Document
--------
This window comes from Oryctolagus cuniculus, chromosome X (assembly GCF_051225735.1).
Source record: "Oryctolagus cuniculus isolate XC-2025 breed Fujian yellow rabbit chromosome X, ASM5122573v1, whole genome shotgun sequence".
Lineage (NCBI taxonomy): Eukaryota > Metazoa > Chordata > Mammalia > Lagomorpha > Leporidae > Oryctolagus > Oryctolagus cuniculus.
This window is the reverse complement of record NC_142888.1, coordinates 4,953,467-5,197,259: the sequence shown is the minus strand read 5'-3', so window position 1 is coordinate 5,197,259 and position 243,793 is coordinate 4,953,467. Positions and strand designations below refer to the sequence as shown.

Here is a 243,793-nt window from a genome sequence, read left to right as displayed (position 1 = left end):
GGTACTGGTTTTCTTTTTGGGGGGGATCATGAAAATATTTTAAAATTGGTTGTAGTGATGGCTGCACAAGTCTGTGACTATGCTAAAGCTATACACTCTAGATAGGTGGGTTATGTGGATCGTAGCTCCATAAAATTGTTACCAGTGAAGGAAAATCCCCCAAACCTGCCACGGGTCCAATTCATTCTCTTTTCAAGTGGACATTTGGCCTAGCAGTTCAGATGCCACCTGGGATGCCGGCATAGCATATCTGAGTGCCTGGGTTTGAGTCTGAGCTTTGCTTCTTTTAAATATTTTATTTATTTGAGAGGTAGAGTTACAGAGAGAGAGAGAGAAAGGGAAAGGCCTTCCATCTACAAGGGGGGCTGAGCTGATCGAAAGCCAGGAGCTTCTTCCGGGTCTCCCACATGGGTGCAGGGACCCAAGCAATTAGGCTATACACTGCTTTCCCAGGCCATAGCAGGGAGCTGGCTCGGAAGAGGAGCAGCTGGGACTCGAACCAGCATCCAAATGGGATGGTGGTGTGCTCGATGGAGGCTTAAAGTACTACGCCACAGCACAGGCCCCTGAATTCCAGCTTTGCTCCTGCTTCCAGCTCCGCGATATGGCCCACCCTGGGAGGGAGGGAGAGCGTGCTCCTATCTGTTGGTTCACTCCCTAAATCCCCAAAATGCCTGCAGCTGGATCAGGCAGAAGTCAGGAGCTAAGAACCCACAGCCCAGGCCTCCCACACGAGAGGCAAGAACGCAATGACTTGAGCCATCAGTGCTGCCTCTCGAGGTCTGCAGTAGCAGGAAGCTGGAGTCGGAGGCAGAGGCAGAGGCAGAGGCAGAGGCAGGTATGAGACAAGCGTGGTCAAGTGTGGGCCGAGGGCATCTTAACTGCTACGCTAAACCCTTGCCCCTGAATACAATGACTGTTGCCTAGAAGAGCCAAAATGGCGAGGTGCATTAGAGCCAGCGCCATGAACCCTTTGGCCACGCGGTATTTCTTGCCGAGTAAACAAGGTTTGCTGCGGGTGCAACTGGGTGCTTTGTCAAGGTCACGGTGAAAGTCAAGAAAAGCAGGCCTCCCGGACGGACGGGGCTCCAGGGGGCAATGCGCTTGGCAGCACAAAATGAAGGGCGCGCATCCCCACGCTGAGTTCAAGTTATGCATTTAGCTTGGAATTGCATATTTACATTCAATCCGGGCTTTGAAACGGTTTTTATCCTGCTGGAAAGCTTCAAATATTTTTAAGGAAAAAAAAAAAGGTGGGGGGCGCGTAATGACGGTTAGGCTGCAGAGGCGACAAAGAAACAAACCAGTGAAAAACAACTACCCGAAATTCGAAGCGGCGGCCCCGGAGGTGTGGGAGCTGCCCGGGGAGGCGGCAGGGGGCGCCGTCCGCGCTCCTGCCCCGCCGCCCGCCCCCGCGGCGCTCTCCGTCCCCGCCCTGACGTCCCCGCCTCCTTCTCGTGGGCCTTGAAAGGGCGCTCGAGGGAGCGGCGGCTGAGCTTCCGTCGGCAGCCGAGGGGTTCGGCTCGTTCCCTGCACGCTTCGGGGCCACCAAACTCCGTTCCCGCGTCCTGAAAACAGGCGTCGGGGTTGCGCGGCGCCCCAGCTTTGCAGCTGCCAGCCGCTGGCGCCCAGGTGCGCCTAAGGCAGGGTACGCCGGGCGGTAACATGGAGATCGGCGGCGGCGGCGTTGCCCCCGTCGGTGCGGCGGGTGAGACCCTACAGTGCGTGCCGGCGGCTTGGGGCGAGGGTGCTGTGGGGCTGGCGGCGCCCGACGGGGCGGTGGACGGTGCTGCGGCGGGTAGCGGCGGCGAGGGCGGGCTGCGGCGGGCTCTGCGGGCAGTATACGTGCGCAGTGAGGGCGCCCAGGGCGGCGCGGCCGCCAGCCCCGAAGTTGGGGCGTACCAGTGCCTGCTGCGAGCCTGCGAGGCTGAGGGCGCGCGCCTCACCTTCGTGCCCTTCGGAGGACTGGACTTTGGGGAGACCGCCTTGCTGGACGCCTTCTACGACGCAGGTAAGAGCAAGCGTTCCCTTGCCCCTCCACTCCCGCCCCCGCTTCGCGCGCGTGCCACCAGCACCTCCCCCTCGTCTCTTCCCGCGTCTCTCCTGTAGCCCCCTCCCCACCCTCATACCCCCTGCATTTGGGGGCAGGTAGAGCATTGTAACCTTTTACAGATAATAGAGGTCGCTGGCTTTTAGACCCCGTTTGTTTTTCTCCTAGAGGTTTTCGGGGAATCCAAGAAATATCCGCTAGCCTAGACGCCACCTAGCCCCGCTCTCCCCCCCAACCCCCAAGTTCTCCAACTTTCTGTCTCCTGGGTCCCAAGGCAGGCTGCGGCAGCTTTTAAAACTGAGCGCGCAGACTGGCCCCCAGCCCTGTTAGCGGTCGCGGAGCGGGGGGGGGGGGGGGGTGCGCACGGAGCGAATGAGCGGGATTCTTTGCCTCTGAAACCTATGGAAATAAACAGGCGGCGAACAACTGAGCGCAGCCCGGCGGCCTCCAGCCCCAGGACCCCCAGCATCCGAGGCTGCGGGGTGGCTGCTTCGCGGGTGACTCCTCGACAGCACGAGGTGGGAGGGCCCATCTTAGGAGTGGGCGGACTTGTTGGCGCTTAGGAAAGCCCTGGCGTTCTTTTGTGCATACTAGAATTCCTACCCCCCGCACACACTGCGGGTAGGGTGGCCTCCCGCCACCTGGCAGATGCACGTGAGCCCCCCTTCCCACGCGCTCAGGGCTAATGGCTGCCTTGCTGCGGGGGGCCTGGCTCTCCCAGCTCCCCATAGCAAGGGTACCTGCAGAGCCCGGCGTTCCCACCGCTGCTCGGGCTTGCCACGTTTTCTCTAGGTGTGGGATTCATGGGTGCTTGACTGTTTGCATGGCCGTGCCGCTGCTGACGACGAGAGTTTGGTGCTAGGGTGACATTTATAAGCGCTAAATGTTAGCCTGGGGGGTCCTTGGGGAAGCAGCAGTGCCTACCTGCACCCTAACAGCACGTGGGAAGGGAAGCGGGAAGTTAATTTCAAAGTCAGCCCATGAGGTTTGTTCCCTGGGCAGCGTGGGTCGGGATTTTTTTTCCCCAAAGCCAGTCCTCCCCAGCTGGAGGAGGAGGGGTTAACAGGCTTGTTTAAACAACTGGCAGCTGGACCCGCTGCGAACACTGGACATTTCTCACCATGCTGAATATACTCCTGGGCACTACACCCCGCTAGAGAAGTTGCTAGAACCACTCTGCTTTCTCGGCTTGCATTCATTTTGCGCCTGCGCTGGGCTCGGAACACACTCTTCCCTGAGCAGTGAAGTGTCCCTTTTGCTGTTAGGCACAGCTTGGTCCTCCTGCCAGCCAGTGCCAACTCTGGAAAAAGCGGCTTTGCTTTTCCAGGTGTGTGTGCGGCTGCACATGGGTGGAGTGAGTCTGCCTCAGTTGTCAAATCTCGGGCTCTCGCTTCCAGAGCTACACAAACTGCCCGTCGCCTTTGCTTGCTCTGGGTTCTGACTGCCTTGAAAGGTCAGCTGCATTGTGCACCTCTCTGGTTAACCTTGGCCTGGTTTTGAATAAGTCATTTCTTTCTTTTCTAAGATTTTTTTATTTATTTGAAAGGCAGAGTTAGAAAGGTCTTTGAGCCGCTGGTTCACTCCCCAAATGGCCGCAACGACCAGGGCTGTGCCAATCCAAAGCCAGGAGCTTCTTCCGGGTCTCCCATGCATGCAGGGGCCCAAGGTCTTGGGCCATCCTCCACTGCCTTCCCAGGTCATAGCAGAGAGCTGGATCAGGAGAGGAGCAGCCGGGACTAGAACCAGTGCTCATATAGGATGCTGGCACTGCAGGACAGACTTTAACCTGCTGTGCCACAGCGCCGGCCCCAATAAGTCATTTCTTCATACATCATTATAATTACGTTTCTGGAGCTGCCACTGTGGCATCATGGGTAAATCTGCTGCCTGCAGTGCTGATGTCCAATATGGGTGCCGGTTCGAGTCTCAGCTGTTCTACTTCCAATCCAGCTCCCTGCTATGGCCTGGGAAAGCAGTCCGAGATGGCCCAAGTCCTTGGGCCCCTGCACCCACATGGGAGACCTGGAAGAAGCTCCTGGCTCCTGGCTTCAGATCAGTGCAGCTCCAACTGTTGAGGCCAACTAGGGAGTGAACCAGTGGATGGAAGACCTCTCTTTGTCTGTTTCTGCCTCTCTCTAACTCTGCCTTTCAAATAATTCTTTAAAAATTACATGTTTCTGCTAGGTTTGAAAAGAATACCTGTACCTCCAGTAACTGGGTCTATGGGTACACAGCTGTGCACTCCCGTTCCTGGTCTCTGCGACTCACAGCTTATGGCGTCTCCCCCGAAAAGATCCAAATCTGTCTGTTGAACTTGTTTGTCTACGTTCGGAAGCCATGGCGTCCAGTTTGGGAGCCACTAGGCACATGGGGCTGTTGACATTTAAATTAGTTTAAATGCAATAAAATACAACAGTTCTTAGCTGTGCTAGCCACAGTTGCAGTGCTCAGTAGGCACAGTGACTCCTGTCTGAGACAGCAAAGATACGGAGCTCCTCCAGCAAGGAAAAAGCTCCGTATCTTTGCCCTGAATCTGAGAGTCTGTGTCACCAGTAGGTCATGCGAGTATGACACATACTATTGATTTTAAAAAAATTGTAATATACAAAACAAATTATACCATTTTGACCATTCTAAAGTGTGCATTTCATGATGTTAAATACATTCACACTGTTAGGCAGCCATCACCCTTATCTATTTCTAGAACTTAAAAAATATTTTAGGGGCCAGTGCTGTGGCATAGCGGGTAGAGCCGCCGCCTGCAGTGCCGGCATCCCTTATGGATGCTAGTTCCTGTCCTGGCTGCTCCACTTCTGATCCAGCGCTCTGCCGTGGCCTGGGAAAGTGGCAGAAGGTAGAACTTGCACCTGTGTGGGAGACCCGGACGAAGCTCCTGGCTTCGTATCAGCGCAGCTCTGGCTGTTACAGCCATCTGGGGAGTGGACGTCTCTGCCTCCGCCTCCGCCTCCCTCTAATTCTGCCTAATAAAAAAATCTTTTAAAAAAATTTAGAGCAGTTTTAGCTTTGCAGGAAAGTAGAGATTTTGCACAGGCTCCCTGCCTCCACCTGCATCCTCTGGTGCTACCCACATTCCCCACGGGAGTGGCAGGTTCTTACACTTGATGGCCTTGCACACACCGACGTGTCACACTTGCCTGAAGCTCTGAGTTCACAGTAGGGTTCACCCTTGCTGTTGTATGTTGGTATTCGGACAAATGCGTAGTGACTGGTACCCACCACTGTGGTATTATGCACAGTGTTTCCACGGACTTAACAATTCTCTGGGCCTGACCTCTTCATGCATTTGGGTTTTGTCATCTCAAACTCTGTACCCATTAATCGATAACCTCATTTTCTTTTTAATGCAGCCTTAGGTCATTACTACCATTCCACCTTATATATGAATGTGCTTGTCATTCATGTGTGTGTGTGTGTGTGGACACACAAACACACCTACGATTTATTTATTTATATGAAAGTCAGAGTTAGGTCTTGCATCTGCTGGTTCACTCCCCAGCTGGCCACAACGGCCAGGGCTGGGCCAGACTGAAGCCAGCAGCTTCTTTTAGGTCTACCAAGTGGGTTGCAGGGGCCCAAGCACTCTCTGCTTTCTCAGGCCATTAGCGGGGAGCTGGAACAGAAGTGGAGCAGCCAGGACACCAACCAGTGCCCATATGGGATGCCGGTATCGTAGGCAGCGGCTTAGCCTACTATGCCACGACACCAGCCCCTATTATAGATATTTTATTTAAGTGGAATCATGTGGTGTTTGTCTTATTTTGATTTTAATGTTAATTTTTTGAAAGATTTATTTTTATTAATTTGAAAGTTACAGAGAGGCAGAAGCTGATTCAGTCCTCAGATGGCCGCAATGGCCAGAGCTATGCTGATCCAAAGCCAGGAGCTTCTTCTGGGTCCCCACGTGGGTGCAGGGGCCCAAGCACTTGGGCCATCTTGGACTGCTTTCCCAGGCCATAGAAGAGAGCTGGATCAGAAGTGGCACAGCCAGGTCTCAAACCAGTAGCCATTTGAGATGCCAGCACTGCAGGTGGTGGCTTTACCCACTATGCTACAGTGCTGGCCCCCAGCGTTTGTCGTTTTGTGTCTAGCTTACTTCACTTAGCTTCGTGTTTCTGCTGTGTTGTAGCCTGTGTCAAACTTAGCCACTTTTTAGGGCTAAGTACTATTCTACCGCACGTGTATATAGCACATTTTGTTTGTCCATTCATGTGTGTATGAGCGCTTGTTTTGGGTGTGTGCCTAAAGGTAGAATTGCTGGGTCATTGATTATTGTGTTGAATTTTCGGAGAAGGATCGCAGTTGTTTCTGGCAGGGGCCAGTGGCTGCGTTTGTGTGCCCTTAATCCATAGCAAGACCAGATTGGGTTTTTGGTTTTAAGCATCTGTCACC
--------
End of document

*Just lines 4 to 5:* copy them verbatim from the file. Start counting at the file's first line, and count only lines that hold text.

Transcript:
This window is the reverse complement of record NC_142888.1, coordinates 4,953,467-5,197,259: the sequence shown is the minus strand read 5'-3', so window position 1 is coordinate 5,197,259 and position 243,793 is coordinate 4,953,467. Positions and strand designations below refer to the sequence as shown.

Here is a 243,793-nt window from a genome sequence, read left to right as displayed (position 1 = left end):